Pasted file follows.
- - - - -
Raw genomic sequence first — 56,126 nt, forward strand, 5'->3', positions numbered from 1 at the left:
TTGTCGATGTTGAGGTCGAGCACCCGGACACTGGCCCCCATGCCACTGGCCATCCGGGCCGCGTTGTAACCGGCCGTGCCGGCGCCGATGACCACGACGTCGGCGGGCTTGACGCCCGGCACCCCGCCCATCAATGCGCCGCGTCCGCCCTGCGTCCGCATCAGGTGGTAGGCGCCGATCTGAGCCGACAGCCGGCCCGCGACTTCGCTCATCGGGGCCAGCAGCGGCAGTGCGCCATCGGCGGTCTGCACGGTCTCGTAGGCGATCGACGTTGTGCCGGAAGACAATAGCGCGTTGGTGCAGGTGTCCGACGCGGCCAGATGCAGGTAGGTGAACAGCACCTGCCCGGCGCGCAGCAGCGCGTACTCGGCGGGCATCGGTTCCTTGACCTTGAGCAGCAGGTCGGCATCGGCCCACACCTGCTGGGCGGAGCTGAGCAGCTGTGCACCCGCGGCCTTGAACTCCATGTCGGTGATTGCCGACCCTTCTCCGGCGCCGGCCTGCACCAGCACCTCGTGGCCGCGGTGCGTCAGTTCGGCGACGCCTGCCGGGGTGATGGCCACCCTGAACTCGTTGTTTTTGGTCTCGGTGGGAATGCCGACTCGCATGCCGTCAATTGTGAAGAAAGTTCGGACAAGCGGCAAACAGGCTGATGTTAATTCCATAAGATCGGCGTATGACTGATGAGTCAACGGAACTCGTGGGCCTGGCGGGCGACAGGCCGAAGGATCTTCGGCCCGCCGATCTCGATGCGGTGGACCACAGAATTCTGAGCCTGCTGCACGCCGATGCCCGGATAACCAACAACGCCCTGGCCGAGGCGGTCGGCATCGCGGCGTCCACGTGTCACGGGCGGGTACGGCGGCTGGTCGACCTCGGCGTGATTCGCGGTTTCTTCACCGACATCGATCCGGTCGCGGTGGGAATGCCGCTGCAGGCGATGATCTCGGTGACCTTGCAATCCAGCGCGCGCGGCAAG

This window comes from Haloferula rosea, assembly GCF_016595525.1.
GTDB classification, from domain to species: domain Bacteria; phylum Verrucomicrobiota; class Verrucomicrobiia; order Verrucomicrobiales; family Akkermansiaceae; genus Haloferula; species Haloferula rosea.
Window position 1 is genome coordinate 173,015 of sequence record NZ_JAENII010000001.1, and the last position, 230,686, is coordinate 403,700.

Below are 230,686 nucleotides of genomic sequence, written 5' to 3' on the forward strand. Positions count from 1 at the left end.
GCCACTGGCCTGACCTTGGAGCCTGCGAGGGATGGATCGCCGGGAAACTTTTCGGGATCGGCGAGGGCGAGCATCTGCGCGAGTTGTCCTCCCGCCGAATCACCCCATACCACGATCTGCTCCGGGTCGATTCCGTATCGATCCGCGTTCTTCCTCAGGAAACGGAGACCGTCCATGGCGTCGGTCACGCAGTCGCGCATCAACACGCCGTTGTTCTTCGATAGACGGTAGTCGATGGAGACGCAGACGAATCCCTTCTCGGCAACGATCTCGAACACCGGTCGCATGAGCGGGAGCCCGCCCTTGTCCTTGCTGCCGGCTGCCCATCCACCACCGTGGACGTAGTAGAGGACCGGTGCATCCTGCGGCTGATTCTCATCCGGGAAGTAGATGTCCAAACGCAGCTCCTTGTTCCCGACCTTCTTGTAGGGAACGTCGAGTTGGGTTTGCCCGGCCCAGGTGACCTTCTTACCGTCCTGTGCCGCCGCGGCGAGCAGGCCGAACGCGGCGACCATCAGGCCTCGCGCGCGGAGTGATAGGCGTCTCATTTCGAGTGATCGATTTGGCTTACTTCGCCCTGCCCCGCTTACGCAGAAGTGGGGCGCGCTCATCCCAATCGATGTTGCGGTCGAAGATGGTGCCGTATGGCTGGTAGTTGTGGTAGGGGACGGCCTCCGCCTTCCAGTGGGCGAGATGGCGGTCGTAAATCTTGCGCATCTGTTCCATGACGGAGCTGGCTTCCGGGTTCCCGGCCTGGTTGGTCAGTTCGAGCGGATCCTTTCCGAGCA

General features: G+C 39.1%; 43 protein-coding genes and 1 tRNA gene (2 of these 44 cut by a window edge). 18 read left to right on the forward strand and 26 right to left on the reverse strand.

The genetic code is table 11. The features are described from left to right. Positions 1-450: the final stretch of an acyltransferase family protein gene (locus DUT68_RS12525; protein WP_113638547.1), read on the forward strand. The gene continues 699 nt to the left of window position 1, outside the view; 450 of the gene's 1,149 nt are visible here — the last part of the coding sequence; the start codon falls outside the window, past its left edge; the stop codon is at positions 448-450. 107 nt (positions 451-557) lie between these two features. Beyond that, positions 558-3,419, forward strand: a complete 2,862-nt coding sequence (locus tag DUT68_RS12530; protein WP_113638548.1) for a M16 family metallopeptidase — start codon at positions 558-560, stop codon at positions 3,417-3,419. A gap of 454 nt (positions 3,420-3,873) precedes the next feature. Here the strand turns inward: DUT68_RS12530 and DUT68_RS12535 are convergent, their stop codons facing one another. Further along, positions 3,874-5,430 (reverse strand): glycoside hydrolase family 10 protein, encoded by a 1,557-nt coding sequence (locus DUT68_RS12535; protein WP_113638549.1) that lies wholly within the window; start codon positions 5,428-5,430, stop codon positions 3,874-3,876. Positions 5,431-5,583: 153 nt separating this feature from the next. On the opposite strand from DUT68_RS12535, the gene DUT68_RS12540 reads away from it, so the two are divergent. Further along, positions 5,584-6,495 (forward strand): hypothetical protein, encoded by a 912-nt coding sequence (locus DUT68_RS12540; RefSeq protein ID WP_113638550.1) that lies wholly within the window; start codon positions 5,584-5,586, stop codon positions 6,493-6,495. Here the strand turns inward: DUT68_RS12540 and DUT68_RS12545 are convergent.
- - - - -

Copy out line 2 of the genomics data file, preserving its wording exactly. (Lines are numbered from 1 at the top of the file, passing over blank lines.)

TTGTCGATGTTGAGGTCGAGCACCCGGACACTGGCCCCCATGCCACTGGCCATCCGGGCCGCGTTGTAACCGGCCGTGCCGGCGCCGATGACCACGACGTCGGCGGGCTTGACGCCCGGCACCCCGCCCATCAATGCGCCGCGTCCGCCCTGCGTCCGCATCAGGTGGTAGGCGCCGATCTGAGCCGACAGCCGGCCCGCGACTTCGCTCATCGGGGCCAGCAGCGGCAGTGCGCCATCGGCGGTCTGCACGGTCTCGTAGGCGATCGACGTTGTGCCGGAAGACAATAGCGCGTTGGTGCAGGTGTCCGACGCGGCCAGATGCAGGTAGGTGAACAGCACCTGCCCGGCGCGCAGCAGCGCGTACTCGGCGGGCATCGGTTCCTTGACCTTGAGCAGCAGGTCGGCATCGGCCCACACCTGCTGGGCGGAGCTGAGCAGCTGTGCACCCGCGGCCTTGAACTCCATGTCGGTGATTGCCGACCCTTCTCCGGCGCCGGCCTGCACCAGCACCTCGTGGCCGCGGTGCGTCAGTTCGGCGACGCCTGCCGGGGTGATGGCCACCCTGAACTCGTTGTTTTTGGTCTCGGTGGGAATGCCGACTCGCATGCCGTCAATTGTGAAGAAAGTTCGGACAAGCGGCAAACAGGCTGATGTTAATTCCATAAGATCGGCGTATGACTGATGAGTCAACGGAACTCGTGGGCCTGGCGGGCGACAGGCCGAAGGATCTTCGGCCCGCCGATCTCGATGCGGTGGACCACAGAATTCTGAGCCTGCTGCACGCCGATGCCCGGATAACCAACAACGCCCTGGCCGAGGCGGTCGGCATCGCGGCGTCCACGTGTCACGGGCGGGTACGGCGGCTGGTCGACCTCGGCGTGATTCGCGGTTTCTTCACCGACATCGATCCGGTCGCGGTGGGAATGCCGCTGCAGGCGATGATCTCGGTGACCTTGCAATCCAGCGCGCGCGGCAAG